This data note quantifies the availability of providers capable of providing critical care in each state relative to state-level population. It finds that the number of intensivist physicians is substantially smaller than that of “second-line” providers that sometimes provide critical care, such as hospitalists, pulmonologists, and anesthesiologists, lending credence to longstanding concerns that intensivists are in short supply in the U.S. at baseline.
- view as grid
- view as list
Nearly 1 in 10 Health Care Workers Lost Their Job Between February and April, But Health Care Employment Rebounded Slightly in May
A new chart collection explores the impact of the coronavirus pandemic on the U.S. health care workforce, and finds that between February and April 2020, nearly 1.5 million health care jobs were lost. While more than 300,000 health services jobs were recovered in May 2020, mainly in dental offices, employment in some…
A new chart collection examines where changes in health care employment have been concentrated amid the coronavirus pandemic, and what these changes might tell us about short-term health spending. Health care employment decreased 9.5% from February through April 2020, as more than 1.5 million healthcare workers lost their jobs. While…
The highly transmissible nature of the coronavirus combined with the congregate nature of long-term care facility settings and the close and personal contact that many long-term care workers have with patients puts them at elevated risk of infection. This analysis focuses on the characteristics of the 4.5 million people who work in long-term care settings, based on the 2018 American Community Survey.
Compared to most similarly large and wealthy countries, the U.S. has fewer practicing physicians per capita but has a similar number of licensed nurses per capita. Looking specifically at the hospital setting, the U.S. has more hospital-based employees per capita than most other comparable countries, but nearly half of these hospital workers are non-clinical staff.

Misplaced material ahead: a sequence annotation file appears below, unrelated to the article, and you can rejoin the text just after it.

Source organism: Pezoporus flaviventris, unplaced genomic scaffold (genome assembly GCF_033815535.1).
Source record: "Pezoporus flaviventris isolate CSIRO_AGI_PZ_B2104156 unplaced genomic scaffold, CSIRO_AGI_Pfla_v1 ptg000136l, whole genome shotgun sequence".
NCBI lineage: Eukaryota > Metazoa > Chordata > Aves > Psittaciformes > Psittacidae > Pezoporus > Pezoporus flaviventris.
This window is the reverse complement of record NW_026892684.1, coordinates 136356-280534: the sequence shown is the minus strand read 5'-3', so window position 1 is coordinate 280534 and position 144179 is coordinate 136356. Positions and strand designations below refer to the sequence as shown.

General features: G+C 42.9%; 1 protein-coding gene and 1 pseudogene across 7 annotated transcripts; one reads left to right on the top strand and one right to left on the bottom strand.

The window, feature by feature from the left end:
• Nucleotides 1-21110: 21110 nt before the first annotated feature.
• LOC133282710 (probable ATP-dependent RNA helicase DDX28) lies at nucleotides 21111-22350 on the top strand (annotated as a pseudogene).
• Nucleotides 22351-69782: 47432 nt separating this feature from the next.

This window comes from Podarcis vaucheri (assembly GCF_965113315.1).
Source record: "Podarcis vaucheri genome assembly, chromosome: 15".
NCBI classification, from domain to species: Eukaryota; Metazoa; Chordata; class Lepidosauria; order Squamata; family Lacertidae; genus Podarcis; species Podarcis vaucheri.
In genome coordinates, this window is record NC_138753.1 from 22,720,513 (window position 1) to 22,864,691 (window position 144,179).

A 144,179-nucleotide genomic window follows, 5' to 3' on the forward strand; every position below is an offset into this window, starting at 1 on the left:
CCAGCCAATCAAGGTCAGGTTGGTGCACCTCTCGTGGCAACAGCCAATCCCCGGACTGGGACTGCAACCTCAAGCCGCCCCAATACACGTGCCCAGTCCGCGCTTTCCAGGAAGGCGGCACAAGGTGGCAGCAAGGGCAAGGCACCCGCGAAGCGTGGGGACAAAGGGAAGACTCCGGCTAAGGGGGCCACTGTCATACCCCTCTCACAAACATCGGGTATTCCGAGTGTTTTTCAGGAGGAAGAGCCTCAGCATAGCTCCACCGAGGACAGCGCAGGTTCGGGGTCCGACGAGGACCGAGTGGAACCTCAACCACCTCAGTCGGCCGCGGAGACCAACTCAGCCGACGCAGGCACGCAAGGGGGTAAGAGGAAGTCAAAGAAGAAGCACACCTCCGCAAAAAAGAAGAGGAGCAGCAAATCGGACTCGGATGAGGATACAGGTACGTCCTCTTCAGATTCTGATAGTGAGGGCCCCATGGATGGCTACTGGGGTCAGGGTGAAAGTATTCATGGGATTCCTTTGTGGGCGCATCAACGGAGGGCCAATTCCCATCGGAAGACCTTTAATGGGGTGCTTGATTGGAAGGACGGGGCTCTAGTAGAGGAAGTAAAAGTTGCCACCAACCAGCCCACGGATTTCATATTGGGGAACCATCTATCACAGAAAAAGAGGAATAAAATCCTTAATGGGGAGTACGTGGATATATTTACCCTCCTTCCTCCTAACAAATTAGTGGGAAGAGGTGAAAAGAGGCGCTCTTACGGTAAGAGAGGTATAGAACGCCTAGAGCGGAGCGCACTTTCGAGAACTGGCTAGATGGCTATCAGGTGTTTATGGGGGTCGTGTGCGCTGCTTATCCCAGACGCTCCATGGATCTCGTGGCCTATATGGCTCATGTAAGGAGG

The U.S. Has Fewer Physicians and Hospital Beds Per Capita Than Italy and Other Countries Overwhelmed by COVID-19
A new analysis and chart collection finds that the U.S. has fewer hospital beds and practicing physicians per capita than many similarly large and wealthy countries with health care systems already strained by the ongoing COVID-19 pandemic. Compared to Italy and Spain, two countries in which hospitals have already been…
The bills in this table address a number of related maternity care issues, including extending Medicaid postpartum coverage from 60 days to one year, funding for clinical training on health equity and implicit bias, developing broader networks of maternity care providers in rural areas, and research on the potential benefits of Medicaid coverage for doula care.
This Data Note presents findings on reported acceptance of Medicare patients among non-pediatric primary care physicians, based on data from the Kaiser Family Foundation/Commonwealth Fund 2015 National Survey of Primary Care Providers. In addition to comparing physicians’ acceptance of Medicare to private insurance and Medicaid, this Data Note also explores the characteristics of non-pediatric primary care physicians who accept new Medicare patients and who have greater shares of Medicare patients in their caseloads.
In his column for The Wall Street Journal’s Think Tank, Kaiser’s President Drew Altman is joined by The Commonwealth Fund’s President David Blumenthal to discuss the impact of the Affordable Care Act’s coverage expansion on the primary care delivery system. Their analysis is based on the Kaiser-Commonwealth National Survey of…
In this column for The Wall Street Journal’s Think Tank, Kaiser’s President Drew Altman is joined by The Commonwealth Fund’s President David Blumenthal to discuss the impact of the Affordable Care Act’s coverage expansion on the primary care delivery system.